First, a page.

© 2024 WSHU
NPR News & Classical Music
Play Live Radio
Next Up:
0:00
0:00
0:00 0:00
Available On Air Stations
89.9 FM is currently running on reduced power. 89.9 HD1 and HD2 are off the air. While we work to fix the issue, we recommend downloading the WSHU app.

Panel meets on rural overdoses in Massachusetts, legislator looks to craft bill

State Senator John Velis of Westfield outside of Russell Town Hall.
Adam Frenier
/
NEPM
State Senator John Velis of Westfield outside of Russell Town Hall.

A panel of lawmakers, health experts and town officials met in Russell Monday to discuss how to curb rising opioid overdose deaths in rural Massachusetts communities.

The number of people dying from overdoses in these areas is dramatically higher than it was about a decade ago according to state public health data. And the issue has become acute in the state’s least densely populated communities. In 2022, the rate was 36.1 overdose deaths per 100,000 residents. That’s higher than the rate for urban communities. Ten years ago, it was closer to 20 per 100,000 residents.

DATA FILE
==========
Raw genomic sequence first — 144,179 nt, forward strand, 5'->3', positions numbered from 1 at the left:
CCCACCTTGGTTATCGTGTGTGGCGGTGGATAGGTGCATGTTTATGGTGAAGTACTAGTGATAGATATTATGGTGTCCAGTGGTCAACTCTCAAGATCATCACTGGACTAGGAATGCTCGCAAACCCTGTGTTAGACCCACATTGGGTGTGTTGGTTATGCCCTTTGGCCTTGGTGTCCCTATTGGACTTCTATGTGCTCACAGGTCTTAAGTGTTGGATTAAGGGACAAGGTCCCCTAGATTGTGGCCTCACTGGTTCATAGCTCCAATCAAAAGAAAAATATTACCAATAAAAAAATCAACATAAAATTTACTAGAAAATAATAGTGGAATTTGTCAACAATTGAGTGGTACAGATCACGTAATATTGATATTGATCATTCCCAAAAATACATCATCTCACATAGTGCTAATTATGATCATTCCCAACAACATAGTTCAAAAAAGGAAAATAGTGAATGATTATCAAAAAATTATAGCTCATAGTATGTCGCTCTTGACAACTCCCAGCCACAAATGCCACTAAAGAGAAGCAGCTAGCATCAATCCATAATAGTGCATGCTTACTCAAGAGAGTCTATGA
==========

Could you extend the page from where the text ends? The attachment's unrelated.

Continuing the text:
State Sen. John Velis, D- Westfield, chairs a legislative committee on mental health and substance use. After the discussion, he said one roadblock for people seeking treatment is limited or unreliable transportation to get to appointments.

"If you're late to get, let's say, methadone, you miss the time period you're allocated to go there, you might not get it," Velis said. "And guess what happens if a person doesn't get their medication assisted treatment? Chances are they're going to go back out and they're going to use."

Velis said besides discussing the issues at the meeting, he also wanted input on what should be provided in a potential bill to deal with the overdose crisis.

"Today was providers, today was people with lived experience, recovery coaches, and just finding out what are the impediments, what are the barriers that prevent you from doing your job well and saving more people," he said. "We heard a lot about that."

Velis believes more funding, especially for western Massachusetts, could be a key component of any legislation. He said given its smaller population than its neighbors to the east, the region often does not get enough attention-or money.

Adam joined NEPM as a freelance reporter and fill-in operations assistant during the summer of 2011. For more than 15 years, Adam has had a number stops throughout his broadcast career, including as a news reporter and anchor, sports host and play-by-play announcer as well as a producer and technician.